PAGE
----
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SoftBank

Nvidia purchase of chip designer Arm sets off debate in UK

Possible headquarters move for tech 'crown jewel' risks massive job losses

Arm's chip designs are used in more than 90% of the world's smartphones. The BBC calls the company the "crown jewel" of the British tech industry. (Photo courtesy of ARM)

LONDON -- SoftBank Group's decision to sell its U.K. chip designer Arm Holdings has cast a shadow over the U.K. economy's already-bleak prospects after the country left the European Union. There are growing concerns that the purchase of Arm by U.S. chipmaker Nvidia may see jobs depart.

The BBC calls Arm the "crown jewel" of the U.K. technology sector, as the company's chip designs are used in more than 90% of the world's smartphones.

Nvidia is buying Arm for as much as $40 billion, compared with the $31 billion SoftBank paid in 2016.

"We recognize the vital role Arm plays in the UK's tech sector, and its significant contribution to our economy," a spokesperson for Prime Minister Boris Johnson said Monday. "We will be scrutinizing it in close detail, including exactly what it means for the Cambridge HQ."

Tom Tugendhat, chairman of the Foreign Affairs Committee, also expressed concerns. "The sale of Arm raises questions of sovereignty. Control of tech is an essential element of [British] independence and [the] U.K. Parliament will have no say on the Committee on Foreign Investment in the United States (CFIUS) decisions that go to the U.S. President alone," he tweeted the same day.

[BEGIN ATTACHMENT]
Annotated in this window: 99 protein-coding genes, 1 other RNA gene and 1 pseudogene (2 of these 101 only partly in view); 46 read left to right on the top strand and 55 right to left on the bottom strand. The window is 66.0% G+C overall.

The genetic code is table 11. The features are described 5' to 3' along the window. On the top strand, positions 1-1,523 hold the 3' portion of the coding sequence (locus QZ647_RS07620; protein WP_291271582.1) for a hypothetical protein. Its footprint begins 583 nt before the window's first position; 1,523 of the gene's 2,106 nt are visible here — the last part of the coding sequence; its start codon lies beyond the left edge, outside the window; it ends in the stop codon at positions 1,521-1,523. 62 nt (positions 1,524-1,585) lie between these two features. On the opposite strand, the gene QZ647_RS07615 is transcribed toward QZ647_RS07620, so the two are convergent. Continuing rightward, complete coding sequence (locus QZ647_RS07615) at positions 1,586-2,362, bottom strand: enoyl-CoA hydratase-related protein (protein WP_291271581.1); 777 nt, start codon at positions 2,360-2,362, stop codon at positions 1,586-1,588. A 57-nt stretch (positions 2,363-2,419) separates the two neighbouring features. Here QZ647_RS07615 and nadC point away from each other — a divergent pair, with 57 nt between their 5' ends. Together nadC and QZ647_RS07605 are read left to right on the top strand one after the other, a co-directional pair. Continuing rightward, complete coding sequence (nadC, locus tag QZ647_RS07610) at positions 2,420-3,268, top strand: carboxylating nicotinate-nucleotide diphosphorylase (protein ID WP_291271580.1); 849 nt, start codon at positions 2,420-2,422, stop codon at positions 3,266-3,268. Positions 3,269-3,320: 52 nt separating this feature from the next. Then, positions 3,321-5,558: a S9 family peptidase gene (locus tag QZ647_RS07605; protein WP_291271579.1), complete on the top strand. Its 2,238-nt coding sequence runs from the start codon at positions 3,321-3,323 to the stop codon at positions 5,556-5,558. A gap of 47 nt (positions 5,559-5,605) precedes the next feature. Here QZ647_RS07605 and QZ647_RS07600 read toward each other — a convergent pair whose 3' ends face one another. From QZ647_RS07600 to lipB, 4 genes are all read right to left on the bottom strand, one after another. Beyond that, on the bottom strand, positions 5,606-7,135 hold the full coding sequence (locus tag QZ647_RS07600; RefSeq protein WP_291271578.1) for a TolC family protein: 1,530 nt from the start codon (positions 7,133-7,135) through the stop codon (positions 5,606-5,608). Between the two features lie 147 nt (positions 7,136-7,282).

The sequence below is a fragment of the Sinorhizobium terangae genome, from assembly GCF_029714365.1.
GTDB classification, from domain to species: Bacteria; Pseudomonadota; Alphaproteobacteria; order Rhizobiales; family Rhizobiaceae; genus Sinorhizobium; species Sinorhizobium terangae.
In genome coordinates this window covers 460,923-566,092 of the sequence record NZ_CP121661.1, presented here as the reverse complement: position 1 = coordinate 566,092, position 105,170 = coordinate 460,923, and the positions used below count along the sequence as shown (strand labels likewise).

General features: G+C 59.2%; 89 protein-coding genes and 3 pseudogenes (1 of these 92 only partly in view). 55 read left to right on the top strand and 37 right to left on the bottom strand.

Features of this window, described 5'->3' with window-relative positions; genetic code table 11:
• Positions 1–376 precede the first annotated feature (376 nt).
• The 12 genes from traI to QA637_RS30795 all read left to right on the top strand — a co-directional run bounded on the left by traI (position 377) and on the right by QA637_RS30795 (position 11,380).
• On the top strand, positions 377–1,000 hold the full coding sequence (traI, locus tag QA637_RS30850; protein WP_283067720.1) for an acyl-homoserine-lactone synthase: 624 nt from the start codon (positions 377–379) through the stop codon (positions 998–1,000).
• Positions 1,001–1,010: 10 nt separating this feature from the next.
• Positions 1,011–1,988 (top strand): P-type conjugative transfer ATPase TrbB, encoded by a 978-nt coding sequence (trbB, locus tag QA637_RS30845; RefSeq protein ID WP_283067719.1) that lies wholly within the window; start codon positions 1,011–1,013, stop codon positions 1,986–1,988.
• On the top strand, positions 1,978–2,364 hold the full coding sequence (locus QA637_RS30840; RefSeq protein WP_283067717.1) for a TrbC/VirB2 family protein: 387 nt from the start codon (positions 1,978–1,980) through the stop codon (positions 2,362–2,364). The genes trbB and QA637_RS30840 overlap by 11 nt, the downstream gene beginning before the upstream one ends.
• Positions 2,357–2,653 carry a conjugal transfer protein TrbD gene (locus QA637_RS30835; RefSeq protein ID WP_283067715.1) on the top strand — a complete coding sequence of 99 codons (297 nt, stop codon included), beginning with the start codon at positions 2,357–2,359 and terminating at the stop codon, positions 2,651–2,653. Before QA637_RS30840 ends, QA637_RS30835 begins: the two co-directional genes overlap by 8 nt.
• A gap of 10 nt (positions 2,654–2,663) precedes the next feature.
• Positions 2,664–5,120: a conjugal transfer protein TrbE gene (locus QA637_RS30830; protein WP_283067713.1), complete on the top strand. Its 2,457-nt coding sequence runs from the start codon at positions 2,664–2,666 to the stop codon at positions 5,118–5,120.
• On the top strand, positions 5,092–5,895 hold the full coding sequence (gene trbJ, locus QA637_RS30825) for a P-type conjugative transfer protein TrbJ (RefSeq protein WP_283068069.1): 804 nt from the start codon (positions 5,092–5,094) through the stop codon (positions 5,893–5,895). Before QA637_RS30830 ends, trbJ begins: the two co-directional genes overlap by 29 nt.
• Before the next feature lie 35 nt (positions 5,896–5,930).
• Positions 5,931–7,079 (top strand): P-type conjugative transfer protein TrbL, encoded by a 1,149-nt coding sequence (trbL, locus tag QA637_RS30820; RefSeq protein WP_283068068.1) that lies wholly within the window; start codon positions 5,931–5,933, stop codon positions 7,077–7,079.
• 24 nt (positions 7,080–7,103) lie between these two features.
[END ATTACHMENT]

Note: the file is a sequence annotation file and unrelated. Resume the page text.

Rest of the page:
When SoftBank acquired Arm in 2016, Chairman and President Masayoshi Son pledged to double the size of Arm's U.K. workforce over the next five years. He tried to take Arm private so that the Japanese parent company could nurture its technology without pressure from investors for quick returns. SoftBank did double the number of U.K.-based engineers to 3,000.

But there are fears in the U.K. that the promise may not be fulfilled if Arm becomes a unit of Nvidia. If Arm's operations were moved to California, where Nvidia is headquartered, local jobs could disappear. The opposition Labour Party argues the government should intervene to protect British jobs.

Jensen Huang, Nvidia's founder and CEO, tried to dispel the concerns. "Arm will remain headquartered in Cambridge. We will expand on this great site and build a world-class AI research facility, supporting developments in health care, life sciences, robotics, self-driving cars and other fields," Huang said. But the Financial Times noted that those pledges do not amount to legally binding assurances enforceable by the Takeover Panel.

Talks between the U.K. and the EU over a free trade agreement have stalled. If the negotiations fail and tariffs are reimposed next year, it will have a profound effect on the U.K. economy, which has already been hit hard by the novel coronavirus. The U.K. government will not want to see Arm to move its headquarters to the U.S., as that would tarnish its image.

Nvidia's purchase of Arm is subject to approval from the U.S., the U.K. and other countries. Nvidia said it is confident it will get approval from relevant countries, but there are no guarantees. Tugendhat has urged the U.K. government to rethink its China-dependent policy in relation to the removal of Chinese telecom equipment maker Huawei Technologies from its 5G networks.

The U.K. aims to strengthen its tech sector to attract foreign capital and shore up economic growth after Brexit. Cambridge, home to the renowned university of the same name and much brain power, is a symbol of that effort. But if the U.K. blocks Nvidia's purchase of Arm, foreign companies may become less keen on investing in the country.

The government must weigh that risk against Arm's possible departure, which would add to headaches of Downing Street, which is already struggling to come to terms with a post-EU future.

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